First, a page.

Flexible working has become more popular over recent years due to the changing needs of customers and employees. It’s valued by both employees and employers for the benefits it brings.
But what is flexible working? The term is used in many different ways which can be confusing. Our guide explains what it encompasses, the benefits, and how workers can request a change to working patterns.
There are many advantages to flexible working, which can benefit the business as well as the employees.
Flexible Working Advantages for Employers
Flexible working creates greater cost effectiveness and efficiency. Overheads can be reduced when employees Work From Home.
There can also be less downtime for machinery if 24 hour shifts are worked. It also attracts an increased skills base to the workforce. Offering flexibility around shifts means the business is able to recruit and retain a more diverse workforce. There is also more job satisfaction and better Staff Morale.
It can also help staff retention. Many might otherwise leave due to other commitments, and being offered flexible hours means they can remain in their post.
Improved Work Life Balance
Many employers find that a better Work Life Balance has a positive impact on staff retention. It also supports employee relations, motivation and commitment.
A company can also remain more competitive if they adopt flexible working practices. A flexible workforce means they can react to sudden changes in market conditions more rapidly.
Flexible Working Advantages for Employees
Flexible working practices help staff fit in Family Commitments and activities around their hours of work. This is particularly useful for those who have children or who may have to care for others.
But other staff may find flexible working helpful too.
It can help people manage their workloads more effectively. The flexibility can also lessen the stress of long commutes to work. Many employers find that sickness and absence levels fall as a result.
Different Types of Flexible Working Arrangements
Flexible work patterns can be established in a variety of ways. They can include the following but there are numerous alternative flexible arrangements in addition:
- Part time working – workers are contracted to work less than the basic full-time hours.
- Flexi time – workers have the freedom to work in any way they choose outside a set of core hours established by their employer.
- Job sharing – one full time job is split between 2 workers who work out their shifts between themselves.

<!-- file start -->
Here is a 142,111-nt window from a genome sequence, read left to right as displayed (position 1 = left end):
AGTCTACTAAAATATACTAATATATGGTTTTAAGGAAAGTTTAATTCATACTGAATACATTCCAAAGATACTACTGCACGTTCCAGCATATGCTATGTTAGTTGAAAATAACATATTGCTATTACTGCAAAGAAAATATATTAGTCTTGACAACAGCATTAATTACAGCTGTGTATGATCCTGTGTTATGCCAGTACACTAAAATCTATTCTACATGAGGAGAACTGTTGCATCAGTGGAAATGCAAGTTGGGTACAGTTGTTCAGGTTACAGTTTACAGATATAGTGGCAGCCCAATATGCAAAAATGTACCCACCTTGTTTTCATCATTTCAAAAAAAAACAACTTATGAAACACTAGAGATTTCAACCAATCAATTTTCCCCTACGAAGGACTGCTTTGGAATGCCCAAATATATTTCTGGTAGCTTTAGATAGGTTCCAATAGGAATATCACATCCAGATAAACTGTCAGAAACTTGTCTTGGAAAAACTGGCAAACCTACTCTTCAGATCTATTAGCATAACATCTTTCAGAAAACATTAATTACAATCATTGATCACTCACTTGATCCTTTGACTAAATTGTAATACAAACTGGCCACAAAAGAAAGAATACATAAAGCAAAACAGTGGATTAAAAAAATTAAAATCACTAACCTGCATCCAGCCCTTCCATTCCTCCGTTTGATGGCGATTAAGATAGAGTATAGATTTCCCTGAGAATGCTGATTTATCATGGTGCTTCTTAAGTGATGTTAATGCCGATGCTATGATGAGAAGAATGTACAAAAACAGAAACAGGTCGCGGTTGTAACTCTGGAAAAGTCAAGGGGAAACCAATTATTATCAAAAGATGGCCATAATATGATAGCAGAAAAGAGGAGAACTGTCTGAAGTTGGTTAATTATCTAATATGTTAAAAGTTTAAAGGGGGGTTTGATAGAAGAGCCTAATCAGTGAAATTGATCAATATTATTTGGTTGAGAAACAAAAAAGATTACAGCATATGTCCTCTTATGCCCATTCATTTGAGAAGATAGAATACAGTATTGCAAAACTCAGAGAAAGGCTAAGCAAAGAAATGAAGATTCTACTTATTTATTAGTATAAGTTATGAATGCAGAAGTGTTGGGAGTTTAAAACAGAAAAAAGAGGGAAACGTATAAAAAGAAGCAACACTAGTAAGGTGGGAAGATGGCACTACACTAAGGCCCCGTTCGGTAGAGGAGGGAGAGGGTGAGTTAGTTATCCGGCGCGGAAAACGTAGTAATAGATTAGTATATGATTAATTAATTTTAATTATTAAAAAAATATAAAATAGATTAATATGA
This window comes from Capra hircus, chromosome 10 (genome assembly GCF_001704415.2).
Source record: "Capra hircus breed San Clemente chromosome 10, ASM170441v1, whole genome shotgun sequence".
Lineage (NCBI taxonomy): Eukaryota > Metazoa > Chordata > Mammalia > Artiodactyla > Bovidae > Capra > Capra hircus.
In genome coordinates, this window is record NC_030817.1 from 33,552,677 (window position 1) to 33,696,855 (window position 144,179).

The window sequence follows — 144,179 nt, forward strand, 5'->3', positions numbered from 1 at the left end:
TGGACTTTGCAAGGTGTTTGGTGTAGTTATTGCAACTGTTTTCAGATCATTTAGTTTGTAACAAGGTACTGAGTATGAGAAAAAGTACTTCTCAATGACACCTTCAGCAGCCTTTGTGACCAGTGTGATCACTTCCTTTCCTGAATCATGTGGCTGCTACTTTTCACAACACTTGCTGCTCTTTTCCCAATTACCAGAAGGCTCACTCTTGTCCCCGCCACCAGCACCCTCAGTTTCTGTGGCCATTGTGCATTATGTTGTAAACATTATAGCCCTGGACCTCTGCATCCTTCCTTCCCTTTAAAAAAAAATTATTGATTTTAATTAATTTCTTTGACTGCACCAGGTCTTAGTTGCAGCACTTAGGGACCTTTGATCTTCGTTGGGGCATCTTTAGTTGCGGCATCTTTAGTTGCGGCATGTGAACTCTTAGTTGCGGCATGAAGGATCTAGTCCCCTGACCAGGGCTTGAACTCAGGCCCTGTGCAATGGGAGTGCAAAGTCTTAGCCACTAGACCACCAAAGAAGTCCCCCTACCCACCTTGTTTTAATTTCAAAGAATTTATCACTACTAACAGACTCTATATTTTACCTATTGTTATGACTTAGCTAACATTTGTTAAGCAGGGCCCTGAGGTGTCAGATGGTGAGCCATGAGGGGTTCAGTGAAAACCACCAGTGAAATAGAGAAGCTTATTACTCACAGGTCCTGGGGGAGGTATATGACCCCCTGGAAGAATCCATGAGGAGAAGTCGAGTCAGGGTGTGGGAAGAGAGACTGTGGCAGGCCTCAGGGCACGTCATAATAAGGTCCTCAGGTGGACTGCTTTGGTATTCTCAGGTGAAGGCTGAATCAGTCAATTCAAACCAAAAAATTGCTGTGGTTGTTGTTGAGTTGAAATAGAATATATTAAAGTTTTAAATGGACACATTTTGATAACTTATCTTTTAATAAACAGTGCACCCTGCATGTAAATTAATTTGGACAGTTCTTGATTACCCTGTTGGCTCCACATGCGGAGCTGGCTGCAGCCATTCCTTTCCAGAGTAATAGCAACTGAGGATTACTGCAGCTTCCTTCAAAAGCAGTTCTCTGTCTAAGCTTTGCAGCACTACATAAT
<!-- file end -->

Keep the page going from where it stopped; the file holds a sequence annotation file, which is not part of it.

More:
- Shift swapping – workers work out shifts amongst themselves but still ensure that all shifts are covered.
- Time off in lieu – workers take time off to suit to compensate for extra hours worked.
- Home working – workers spend all or part of their week working from home or somewhere else away from the office.
See also: Can I reduce my hours at work? – how to submit a flexible working request to reduce work hours.
The Law on Flexible Working Requests
From 30 June 2014 every employee has the statutory right to request flexible working after 26 weeks employment service.
Sometimes it can be near to impossible to keep up with normal office hours when juggling life as well. Commuting, childcare and health all become a little stretched, and a little impacted by busy working days.
Your mental health might be taking a bit of a knock and you need to make some work changes. All of these are valid reasons for requesting flexible working.
You do have to meet certain criteria to be eligible:-
- You must have been with your employer for at least 26 weeks.
- You are an employee in the legal sense of the word.
- This is your first request in the last 12 months.
Some companies have their own policy in place for such requests and you may not need to meet one or all of the above criteria.
When employers are considering the request for flexible working, they must do so fairly and reasonably. They should aim to have an answer within 3 months unless they have communicated this will take longer to the employee.
They should use the ACAS Code of Practice on Flexible Working Requests when making their decision.
Reasons for Refusal
An employer may not accept a flexible working request in all cases. However, a strict procedure must be followed. Only a set number of justifiable grounds would be acceptable in an employer’s decision to refuse the flexible working request.
If an employer can’t justify why they won’t allow flexible working, the employee can take them to an Employment Tribunal. More details about this can be found on the ACAS website.
- How to make a work from home request – our guide on requesting WFH and giving yourself the best chance of success.
- Full time working hours vs part time hours – a look at the different employment contracts, and employee rights.